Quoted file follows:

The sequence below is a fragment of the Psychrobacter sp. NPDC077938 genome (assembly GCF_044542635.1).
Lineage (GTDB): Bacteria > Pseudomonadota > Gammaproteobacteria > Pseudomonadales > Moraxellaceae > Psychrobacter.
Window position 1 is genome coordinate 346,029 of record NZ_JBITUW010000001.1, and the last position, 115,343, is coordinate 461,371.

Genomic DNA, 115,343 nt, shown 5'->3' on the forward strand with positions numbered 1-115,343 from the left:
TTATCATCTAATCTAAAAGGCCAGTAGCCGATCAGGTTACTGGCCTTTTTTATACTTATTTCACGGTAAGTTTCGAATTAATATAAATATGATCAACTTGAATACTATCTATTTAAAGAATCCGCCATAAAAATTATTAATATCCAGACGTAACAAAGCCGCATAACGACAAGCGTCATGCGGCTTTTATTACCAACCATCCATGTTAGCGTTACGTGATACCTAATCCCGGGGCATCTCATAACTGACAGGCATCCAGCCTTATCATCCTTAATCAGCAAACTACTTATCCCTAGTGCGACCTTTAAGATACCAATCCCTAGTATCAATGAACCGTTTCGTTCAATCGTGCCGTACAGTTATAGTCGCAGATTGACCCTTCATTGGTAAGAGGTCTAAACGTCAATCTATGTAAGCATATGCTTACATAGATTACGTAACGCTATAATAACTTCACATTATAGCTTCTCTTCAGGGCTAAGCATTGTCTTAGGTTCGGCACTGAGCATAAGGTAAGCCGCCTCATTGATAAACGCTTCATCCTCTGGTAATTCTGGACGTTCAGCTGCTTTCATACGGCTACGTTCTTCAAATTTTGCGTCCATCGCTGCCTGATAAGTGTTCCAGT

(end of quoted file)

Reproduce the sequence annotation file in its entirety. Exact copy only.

The sequence below is a fragment of the Psychrobacter sp. NPDC077938 genome (assembly GCF_044542635.1).
Lineage (GTDB): Bacteria > Pseudomonadota > Gammaproteobacteria > Pseudomonadales > Moraxellaceae > Psychrobacter.
Window position 1 is genome coordinate 346,029 of record NZ_JBITUW010000001.1, and the last position, 115,343, is coordinate 461,371.

Genomic DNA, 115,343 nt, shown 5'->3' on the forward strand with positions numbered 1-115,343 from the left:
TTATCATCTAATCTAAAAGGCCAGTAGCCGATCAGGTTACTGGCCTTTTTTATACTTATTTCACGGTAAGTTTCGAATTAATATAAATATGATCAACTTGAATACTATCTATTTAAAGAATCCGCCATAAAAATTATTAATATCCAGACGTAACAAAGCCGCATAACGACAAGCGTCATGCGGCTTTTATTACCAACCATCCATGTTAGCGTTACGTGATACCTAATCCCGGGGCATCTCATAACTGACAGGCATCCAGCCTTATCATCCTTAATCAGCAAACTACTTATCCCTAGTGCGACCTTTAAGATACCAATCCCTAGTATCAATGAACCGTTTCGTTCAATCGTGCCGTACAGTTATAGTCGCAGATTGACCCTTCATTGGTAAGAGGTCTAAACGTCAATCTATGTAAGCATATGCTTACATAGATTACGTAACGCTATAATAACTTCACATTATAGCTTCTCTTCAGGGCTAAGCATTGTCTTAGGTTCGGCACTGAGCATAAGGTAAGCCGCCTCATTGATAAACGCTTCATCCTCTGGTAATTCTGGACGTTCAGCTGCTTTCATACGGCTACGTTCTTCAAATTTTGCGTCCATCGCTGCCTGATAAGTGTTCCAGT